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National Hog Farmer is the source for hog production, management and market news
July 31, 2023
Porcine reproductive and respiratory syndrome viruses cause significant damage to pig farms worldwide every year. In the United States alone, PRRSV infections cost farmers an estimated $664 million annually. In Europe, the estimated yearly loss is €1.5 billion.
There is currently no effective treatment or prevention for this devastating disease. But there may be hope on the horizon.
A group of University of Connecticut-led researchers from the College of Agriculture, Health and Natural Resources recently identified a series of small molecules that could serve as an effective preventative treatment for PRRVS. The team includes Xiuchun "Cindy" Tian, interim department head and professor of animal science; Jiaqi Zhu '23 (CAHNR), a former Ph.D. student in animal science; Antonio Garmendia, professor of pathobiology and veterinary science; and Young Tang, former associate professor of animal science at UConn and current faculty at Northwest A&F University in China.
The team recently published their findings in the Journal of Virology. It was selected as the editor's choice for the issue.
"This is an economically important infectious disease among the pig industry, and it causes significant loss in the businesses," Zhu says. "So, we wanted to find a therapeutic strategy against this disease."
The team used an innovative approach for screening potential pharmaceuticals that focused on small molecules rather than traditional vaccination approaches.
Scientists previously discovered that the viruses target a specific receptor on the pigs' cells, CD163, to infect the cell. In this study, the collaborator, Atomwise Inc., used their AI based technology to identify a set of small molecules, from a library of millions of compounds, which the researchers then screened for blocking PRRSV attachment to CD163 in the laboratory.
Atomwise is a California-based tech-enabled drug discovery company that pioneered the use of deep learning for structure-based drug design to identify which small molecules bind to target proteins with 3D models.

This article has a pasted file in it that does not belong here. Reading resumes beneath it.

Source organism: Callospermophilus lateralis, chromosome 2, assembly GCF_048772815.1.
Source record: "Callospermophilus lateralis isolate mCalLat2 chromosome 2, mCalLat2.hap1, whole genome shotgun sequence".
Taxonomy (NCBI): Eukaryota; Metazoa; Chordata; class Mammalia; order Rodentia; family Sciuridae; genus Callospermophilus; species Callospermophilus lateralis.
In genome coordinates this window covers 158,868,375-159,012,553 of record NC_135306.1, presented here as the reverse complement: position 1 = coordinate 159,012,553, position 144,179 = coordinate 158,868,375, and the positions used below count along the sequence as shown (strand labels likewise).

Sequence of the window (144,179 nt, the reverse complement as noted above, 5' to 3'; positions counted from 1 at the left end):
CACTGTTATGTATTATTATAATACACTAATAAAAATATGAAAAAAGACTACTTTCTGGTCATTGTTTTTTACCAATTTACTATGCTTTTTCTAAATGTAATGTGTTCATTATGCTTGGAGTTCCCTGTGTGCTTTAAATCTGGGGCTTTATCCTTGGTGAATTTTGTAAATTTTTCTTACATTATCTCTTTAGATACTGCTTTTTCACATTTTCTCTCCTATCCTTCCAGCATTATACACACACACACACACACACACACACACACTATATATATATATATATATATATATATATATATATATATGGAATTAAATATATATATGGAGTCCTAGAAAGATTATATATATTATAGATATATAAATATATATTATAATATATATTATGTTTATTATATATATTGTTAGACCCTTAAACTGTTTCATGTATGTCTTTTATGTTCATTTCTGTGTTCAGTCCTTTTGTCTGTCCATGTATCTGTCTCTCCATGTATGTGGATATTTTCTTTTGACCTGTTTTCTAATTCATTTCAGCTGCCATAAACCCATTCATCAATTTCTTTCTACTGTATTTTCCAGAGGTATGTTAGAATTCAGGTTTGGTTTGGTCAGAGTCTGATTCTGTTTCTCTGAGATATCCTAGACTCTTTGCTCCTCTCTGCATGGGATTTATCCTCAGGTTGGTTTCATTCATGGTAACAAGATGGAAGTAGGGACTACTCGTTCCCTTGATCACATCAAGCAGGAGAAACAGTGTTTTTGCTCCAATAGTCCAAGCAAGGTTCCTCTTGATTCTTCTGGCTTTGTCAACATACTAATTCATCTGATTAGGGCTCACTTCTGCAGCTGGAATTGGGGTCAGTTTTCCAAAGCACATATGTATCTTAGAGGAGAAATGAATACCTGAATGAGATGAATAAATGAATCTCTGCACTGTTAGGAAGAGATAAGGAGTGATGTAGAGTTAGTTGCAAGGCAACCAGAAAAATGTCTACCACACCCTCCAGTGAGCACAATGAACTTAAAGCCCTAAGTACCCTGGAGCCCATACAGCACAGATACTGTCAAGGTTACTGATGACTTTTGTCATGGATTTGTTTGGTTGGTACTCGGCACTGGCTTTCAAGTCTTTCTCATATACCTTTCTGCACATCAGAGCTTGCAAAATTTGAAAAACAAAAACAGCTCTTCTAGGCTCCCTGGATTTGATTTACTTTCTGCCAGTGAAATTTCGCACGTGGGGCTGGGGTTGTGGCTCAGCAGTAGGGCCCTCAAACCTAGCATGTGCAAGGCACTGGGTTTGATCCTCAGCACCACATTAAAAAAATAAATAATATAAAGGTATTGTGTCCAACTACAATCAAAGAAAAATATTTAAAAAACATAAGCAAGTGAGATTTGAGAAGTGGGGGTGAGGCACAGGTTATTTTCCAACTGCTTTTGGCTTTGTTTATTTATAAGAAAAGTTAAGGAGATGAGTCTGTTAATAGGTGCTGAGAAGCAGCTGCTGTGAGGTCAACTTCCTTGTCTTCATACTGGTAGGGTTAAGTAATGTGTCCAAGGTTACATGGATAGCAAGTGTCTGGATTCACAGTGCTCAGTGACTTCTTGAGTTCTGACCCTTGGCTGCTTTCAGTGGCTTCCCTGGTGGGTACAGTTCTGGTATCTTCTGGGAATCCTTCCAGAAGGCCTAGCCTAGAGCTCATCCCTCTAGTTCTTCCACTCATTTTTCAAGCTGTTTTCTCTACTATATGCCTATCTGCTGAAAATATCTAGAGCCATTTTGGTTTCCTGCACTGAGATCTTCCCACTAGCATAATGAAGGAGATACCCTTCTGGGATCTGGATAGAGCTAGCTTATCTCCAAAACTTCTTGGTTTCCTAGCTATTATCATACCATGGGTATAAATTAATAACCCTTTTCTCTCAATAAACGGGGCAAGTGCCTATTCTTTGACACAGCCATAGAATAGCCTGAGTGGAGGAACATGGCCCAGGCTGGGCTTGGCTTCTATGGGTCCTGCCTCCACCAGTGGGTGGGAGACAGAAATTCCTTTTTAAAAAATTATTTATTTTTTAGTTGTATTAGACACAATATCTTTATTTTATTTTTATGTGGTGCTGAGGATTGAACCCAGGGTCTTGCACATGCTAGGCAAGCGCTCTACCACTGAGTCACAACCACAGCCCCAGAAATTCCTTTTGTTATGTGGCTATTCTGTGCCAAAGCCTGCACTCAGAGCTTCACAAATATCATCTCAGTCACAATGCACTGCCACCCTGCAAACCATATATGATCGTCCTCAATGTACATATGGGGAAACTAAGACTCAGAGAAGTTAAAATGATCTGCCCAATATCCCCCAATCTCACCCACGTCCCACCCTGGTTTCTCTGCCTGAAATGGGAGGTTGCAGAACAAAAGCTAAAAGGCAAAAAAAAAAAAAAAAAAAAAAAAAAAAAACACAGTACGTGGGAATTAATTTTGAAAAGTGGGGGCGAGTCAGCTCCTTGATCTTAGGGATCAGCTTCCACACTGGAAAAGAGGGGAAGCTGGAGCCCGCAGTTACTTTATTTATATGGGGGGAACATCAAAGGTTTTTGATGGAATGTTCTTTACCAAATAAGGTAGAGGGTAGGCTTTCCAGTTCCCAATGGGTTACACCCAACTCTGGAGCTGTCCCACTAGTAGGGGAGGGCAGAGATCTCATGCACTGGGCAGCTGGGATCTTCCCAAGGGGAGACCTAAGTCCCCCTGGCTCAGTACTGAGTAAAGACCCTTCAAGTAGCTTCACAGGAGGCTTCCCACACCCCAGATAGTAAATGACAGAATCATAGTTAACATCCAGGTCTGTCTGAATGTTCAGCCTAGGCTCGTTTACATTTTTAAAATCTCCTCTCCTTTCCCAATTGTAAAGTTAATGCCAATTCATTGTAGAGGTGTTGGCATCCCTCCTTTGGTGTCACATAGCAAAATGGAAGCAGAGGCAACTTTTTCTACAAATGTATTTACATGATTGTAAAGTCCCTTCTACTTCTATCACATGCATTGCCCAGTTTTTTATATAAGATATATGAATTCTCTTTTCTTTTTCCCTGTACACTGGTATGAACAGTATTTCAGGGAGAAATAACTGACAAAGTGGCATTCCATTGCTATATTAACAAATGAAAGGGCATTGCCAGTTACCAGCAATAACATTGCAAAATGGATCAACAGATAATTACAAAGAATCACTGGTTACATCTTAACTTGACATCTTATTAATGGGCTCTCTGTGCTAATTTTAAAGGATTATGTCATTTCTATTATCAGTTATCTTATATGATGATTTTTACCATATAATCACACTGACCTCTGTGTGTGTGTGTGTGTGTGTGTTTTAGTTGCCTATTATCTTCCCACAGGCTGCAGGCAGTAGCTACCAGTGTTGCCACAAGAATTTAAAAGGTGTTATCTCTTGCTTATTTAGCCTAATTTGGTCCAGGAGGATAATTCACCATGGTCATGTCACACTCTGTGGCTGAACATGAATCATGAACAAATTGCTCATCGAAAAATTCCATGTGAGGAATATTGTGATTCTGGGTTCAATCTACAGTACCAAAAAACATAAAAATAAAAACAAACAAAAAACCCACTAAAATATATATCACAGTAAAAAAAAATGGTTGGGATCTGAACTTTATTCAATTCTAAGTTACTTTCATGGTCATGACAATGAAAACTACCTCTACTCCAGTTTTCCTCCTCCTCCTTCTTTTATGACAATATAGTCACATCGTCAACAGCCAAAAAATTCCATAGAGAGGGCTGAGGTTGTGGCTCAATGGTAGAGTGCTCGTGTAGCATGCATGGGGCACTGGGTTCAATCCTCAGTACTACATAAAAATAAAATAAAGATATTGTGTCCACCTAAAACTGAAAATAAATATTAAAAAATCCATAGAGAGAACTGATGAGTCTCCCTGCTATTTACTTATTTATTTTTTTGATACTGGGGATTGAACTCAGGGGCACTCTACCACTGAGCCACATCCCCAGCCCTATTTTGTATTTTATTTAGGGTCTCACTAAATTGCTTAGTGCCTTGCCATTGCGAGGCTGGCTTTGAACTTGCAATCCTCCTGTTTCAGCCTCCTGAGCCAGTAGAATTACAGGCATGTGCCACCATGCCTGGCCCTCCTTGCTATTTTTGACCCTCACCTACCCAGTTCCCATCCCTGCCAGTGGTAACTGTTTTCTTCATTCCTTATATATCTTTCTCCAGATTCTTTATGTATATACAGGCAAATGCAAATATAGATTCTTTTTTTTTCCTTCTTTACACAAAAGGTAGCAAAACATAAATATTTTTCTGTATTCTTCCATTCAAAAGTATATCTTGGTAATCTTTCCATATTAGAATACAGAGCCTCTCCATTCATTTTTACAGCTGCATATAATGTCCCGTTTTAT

"It's like a lock-and-key mechanism," Tian says. "The lock has to be opened by a specific key. They interact very uniquely and closely."
The researchers marked the receptor, the "lock," with a half of fluorescent marker that would only show up if it found another half of fluorescent marker on the "key," in this case, a specific viral protein. If the small molecule interferes with the lock-key interaction, then it blocks infection.
The researchers first identified one small molecule that could significantly decrease viral infection in their cell model.
Atomwise's algorithm then searched for other candidates and identified a group of 96 analogs of that molecule. Analogs are compounds that have similar chemical structures. This often means they perform similar functions in the body or environment.
The researchers found three other molecules that had the same protective impact as the original.
The molecules effectively inhibited the interaction between the virus and the cell receptor by binding to a fragment of the receptor, providing strong immunity.
Thanks to their collaboration with Atomwise, the team's findings represent a new approach to preventing PRRSV infection. Previously, researchers had been working on traditional vaccines which did not provide strong protection and are expensive to produce. PRRSV is also highly mutating in nature, which makes developing an effective vaccine a moving target.
Small molecules are much easier and cheaper to produce and store. This is a great advantage of a product that would potentially need to be mass produced for farmers on a global scale. Small molecules could also be added to pig feed to inoculate the pigs en masse, rather than having to individually vaccinate thousands of piglets.
The next step is to test all four molecules in animal models. While all four molecules worked equally well in the cell model, when they are tested in animals, different advantages and disadvantages may emerge. The team will experiment with different dosages of each molecule as well to determine the ideal formulation for a new preventative treatment.
UConn and Atomwise have filed a patent application and, UConn is currently exploring potential industry partnerships to further mature and license this technology.
"If the PRRS virus, one of the biggest problems in the pig industry, has a preventative measure that is cheaper and more effective, that is going to be very impactful among the farming community," Tian says. "This has tremendous impact globally."
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